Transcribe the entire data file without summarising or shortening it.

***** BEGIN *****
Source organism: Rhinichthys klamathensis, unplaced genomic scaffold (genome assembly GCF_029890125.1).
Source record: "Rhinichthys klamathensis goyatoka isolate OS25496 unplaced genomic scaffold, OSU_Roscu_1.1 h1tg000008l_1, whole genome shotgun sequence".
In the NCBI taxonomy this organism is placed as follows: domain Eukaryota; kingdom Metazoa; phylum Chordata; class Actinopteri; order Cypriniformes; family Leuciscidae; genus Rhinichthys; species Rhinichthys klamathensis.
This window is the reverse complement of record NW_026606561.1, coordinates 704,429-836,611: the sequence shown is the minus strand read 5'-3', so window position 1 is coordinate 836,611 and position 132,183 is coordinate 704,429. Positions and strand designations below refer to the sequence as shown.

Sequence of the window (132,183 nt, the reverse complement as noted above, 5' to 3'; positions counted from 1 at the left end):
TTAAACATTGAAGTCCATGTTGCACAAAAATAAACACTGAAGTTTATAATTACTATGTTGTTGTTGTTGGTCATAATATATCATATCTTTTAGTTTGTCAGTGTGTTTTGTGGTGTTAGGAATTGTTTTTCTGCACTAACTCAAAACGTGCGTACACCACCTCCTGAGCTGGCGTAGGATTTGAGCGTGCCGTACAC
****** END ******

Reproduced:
Source organism: Rhinichthys klamathensis, unplaced genomic scaffold (genome assembly GCF_029890125.1).
Source record: "Rhinichthys klamathensis goyatoka isolate OS25496 unplaced genomic scaffold, OSU_Roscu_1.1 h1tg000008l_1, whole genome shotgun sequence".
In the NCBI taxonomy this organism is placed as follows: domain Eukaryota; kingdom Metazoa; phylum Chordata; class Actinopteri; order Cypriniformes; family Leuciscidae; genus Rhinichthys; species Rhinichthys klamathensis.
This window is the reverse complement of record NW_026606561.1, coordinates 704,429-836,611: the sequence shown is the minus strand read 5'-3', so window position 1 is coordinate 836,611 and position 132,183 is coordinate 704,429. Positions and strand designations below refer to the sequence as shown.

Sequence of the window (132,183 nt, the reverse complement as noted above, 5' to 3'; positions counted from 1 at the left end):
TTAAACATTGAAGTCCATGTTGCACAAAAATAAACACTGAAGTTTATAATTACTATGTTGTTGTTGTTGGTCATAATATATCATATCTTTTAGTTTGTCAGTGTGTTTTGTGGTGTTAGGAATTGTTTTTCTGCACTAACTCAAAACGTGCGTACACCACCTCCTGAGCTGGCGTAGGATTTGAGCGTGCCGTACAC